Know before you go

Recently, someone from my high school class died. It’s always sad to hear about someone young passing away during, probably, the best years of his life (post-grad school, engaged to be married, etc). He had a name that was vaguely familiar, but I couldn’t remember his face or anything about him. I googled his name, found his obit, and his blog. One of my Facebook friends wrote in her status that he was a good guy, but if someone who barely remembers him, like me, were to google him and find his online “legacy,” you’d have to think that this guy was not nice in the traditional sense. Calling some girl in a bar “a skank” and “fat,” and making fun of her is pretty low. It would be the lowest if her name had been revealed, sure, but this broseph just talked about how he analyzed her looks and she was ugly and gap-toothed, blah blah blah.

It’s too bad that people will have to remember his personality like this. Maybe he wasn’t a jerk in real life and his online persona was no indication of his character. And you have to feel sorry for someone who sounded so sarcastic and mean in something he put his name on. I hope the guy had some good times and was a nice person in real life.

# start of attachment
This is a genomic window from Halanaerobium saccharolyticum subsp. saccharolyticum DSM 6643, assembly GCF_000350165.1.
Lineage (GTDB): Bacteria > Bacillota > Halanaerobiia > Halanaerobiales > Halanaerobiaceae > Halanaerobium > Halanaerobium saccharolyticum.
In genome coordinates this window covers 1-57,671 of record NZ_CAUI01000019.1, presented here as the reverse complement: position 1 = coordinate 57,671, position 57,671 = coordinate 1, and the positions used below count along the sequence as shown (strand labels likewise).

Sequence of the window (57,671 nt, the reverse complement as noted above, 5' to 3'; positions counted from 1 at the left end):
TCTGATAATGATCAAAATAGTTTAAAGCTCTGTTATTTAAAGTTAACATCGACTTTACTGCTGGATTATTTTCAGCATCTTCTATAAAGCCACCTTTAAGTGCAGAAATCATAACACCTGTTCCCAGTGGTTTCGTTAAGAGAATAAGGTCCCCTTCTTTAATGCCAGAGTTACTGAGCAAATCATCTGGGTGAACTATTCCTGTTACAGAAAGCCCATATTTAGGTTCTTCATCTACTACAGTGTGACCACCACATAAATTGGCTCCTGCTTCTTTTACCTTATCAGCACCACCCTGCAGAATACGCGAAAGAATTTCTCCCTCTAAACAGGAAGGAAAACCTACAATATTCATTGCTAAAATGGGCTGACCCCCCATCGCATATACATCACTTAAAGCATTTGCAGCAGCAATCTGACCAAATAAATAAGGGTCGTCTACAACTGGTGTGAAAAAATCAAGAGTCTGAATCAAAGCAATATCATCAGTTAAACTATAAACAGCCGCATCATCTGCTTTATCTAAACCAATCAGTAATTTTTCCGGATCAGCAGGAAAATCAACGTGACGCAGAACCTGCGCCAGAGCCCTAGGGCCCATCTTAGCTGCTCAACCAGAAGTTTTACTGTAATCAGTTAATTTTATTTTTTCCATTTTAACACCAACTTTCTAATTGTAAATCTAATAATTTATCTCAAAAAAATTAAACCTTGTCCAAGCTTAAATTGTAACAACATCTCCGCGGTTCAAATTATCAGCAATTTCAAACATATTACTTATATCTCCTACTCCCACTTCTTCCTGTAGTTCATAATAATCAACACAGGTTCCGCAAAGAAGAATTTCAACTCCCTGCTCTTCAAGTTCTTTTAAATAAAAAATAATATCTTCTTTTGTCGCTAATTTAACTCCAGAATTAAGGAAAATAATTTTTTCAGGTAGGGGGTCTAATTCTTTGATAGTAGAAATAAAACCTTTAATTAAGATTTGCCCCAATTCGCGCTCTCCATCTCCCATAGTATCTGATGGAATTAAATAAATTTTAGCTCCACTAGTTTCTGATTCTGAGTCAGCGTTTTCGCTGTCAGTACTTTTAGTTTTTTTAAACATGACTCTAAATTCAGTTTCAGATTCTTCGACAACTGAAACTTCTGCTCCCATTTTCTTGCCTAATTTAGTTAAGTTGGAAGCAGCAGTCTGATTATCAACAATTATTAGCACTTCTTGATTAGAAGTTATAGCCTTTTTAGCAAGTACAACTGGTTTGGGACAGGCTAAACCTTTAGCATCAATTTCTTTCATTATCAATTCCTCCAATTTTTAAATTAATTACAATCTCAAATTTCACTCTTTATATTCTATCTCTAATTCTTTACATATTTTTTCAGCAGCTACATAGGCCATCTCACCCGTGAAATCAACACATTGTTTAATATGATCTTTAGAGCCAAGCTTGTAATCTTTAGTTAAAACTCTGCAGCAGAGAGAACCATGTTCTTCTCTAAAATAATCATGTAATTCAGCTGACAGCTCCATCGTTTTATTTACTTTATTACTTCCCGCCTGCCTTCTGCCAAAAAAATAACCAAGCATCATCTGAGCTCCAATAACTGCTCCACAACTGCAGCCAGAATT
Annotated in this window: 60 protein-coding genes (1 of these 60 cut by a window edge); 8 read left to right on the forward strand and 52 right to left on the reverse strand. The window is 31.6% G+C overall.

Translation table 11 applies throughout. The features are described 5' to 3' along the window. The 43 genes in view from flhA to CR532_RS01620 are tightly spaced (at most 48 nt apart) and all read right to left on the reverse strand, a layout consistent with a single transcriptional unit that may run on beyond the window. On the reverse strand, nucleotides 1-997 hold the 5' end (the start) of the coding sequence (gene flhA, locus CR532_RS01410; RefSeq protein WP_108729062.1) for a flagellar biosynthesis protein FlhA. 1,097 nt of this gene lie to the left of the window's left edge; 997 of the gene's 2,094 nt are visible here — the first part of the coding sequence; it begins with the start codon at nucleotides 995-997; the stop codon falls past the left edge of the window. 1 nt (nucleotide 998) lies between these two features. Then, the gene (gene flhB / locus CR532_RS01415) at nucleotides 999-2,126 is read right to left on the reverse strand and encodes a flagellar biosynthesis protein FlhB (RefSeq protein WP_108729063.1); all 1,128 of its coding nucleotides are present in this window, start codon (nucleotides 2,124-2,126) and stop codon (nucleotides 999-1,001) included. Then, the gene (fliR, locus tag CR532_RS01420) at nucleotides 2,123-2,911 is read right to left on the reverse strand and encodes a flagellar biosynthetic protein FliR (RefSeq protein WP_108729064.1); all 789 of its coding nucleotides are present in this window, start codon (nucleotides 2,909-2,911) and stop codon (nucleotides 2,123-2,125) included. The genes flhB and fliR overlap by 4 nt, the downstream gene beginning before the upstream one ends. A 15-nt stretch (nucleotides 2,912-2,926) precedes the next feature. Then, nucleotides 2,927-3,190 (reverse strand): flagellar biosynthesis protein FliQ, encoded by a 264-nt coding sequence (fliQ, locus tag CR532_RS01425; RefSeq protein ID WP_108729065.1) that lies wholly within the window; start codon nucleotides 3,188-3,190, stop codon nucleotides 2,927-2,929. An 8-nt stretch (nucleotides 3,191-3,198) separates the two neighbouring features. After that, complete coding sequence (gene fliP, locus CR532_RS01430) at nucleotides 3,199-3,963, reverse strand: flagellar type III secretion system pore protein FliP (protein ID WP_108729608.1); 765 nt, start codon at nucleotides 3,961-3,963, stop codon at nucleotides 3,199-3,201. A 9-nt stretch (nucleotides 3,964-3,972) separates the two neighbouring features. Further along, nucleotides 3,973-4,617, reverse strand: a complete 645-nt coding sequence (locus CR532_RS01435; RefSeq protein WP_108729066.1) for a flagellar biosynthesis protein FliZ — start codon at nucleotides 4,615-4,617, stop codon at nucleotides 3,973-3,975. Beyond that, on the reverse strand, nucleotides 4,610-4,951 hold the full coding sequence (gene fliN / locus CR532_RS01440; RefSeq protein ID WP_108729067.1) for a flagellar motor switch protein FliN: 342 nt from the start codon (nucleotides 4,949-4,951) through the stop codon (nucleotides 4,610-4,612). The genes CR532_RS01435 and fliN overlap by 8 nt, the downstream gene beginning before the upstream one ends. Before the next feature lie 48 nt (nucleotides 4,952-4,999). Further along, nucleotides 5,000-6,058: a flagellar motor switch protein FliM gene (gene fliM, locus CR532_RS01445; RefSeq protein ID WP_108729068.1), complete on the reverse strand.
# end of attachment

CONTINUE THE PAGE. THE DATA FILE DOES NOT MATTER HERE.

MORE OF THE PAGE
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Why I should keep my eyes on my own paper

I wrote about this lady blogger who is a nontraditional premed student, but I think I deleted that entry. I read her blog in reverse chronological order and the more I read, the more it made me feel sorry for her total cluelessness. Aside from the “Obama is a socialist” garbage, it was easy for a pre-med to want to distance himself from her after she posted what looks like a draft of her personal statement.

I read it. It was pretty bad. Maybe the admissions committees are made up of people who love that kind of garbage, but I felt gross after reading it. It was treacle-y, nonsensical, and, if I were on an admissions committee, I would wonder why we didn’t just put “common sense” down as a prerequisite. The story this woman tells is sort of grotesque. Some weeks after enrolling in a few student-at-large classes at the flagship campus of University of Minnesota, she encountered a black teenager with a knife wound in his leg. She asked what happened and he asked if she wanted to see it. She said yes and explained that she was in school to eventually attend med school. Then, it got worse.

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